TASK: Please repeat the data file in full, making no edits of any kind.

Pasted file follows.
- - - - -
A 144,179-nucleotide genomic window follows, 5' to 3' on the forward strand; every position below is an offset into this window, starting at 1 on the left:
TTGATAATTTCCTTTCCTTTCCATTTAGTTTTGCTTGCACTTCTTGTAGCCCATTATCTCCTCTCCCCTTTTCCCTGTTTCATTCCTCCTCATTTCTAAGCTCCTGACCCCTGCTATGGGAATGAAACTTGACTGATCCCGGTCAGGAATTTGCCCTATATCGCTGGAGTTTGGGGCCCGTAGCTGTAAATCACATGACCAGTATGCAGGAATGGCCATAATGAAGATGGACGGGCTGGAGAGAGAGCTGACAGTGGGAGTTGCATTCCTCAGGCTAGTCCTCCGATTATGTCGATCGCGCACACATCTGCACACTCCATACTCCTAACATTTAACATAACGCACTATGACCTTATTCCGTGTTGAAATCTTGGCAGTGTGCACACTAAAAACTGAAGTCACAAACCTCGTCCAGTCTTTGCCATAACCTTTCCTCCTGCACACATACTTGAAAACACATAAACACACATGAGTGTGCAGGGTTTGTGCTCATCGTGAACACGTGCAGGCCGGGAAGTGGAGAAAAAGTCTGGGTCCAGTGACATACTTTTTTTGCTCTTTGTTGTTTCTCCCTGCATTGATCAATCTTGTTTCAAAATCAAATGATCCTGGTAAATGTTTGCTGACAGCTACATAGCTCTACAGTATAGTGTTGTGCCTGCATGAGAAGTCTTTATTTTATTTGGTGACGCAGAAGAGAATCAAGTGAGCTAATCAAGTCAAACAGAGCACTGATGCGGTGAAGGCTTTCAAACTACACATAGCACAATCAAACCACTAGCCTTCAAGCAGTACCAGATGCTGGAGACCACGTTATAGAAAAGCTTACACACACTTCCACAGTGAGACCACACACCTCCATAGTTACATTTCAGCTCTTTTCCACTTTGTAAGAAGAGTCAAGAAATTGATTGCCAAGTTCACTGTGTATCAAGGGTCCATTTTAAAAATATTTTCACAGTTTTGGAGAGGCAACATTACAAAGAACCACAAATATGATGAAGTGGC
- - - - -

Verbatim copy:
A 144,179-nucleotide genomic window follows, 5' to 3' on the forward strand; every position below is an offset into this window, starting at 1 on the left:
TTGATAATTTCCTTTCCTTTCCATTTAGTTTTGCTTGCACTTCTTGTAGCCCATTATCTCCTCTCCCCTTTTCCCTGTTTCATTCCTCCTCATTTCTAAGCTCCTGACCCCTGCTATGGGAATGAAACTTGACTGATCCCGGTCAGGAATTTGCCCTATATCGCTGGAGTTTGGGGCCCGTAGCTGTAAATCACATGACCAGTATGCAGGAATGGCCATAATGAAGATGGACGGGCTGGAGAGAGAGCTGACAGTGGGAGTTGCATTCCTCAGGCTAGTCCTCCGATTATGTCGATCGCGCACACATCTGCACACTCCATACTCCTAACATTTAACATAACGCACTATGACCTTATTCCGTGTTGAAATCTTGGCAGTGTGCACACTAAAAACTGAAGTCACAAACCTCGTCCAGTCTTTGCCATAACCTTTCCTCCTGCACACATACTTGAAAACACATAAACACACATGAGTGTGCAGGGTTTGTGCTCATCGTGAACACGTGCAGGCCGGGAAGTGGAGAAAAAGTCTGGGTCCAGTGACATACTTTTTTTGCTCTTTGTTGTTTCTCCCTGCATTGATCAATCTTGTTTCAAAATCAAATGATCCTGGTAAATGTTTGCTGACAGCTACATAGCTCTACAGTATAGTGTTGTGCCTGCATGAGAAGTCTTTATTTTATTTGGTGACGCAGAAGAGAATCAAGTGAGCTAATCAAGTCAAACAGAGCACTGATGCGGTGAAGGCTTTCAAACTACACATAGCACAATCAAACCACTAGCCTTCAAGCAGTACCAGATGCTGGAGACCACGTTATAGAAAAGCTTACACACACTTCCACAGTGAGACCACACACCTCCATAGTTACATTTCAGCTCTTTTCCACTTTGTAAGAAGAGTCAAGAAATTGATTGCCAAGTTCACTGTGTATCAAGGGTCCATTTTAAAAATATTTTCACAGTTTTGGAGAGGCAACATTACAAAGAACCACAAATATGATGAAGTGGC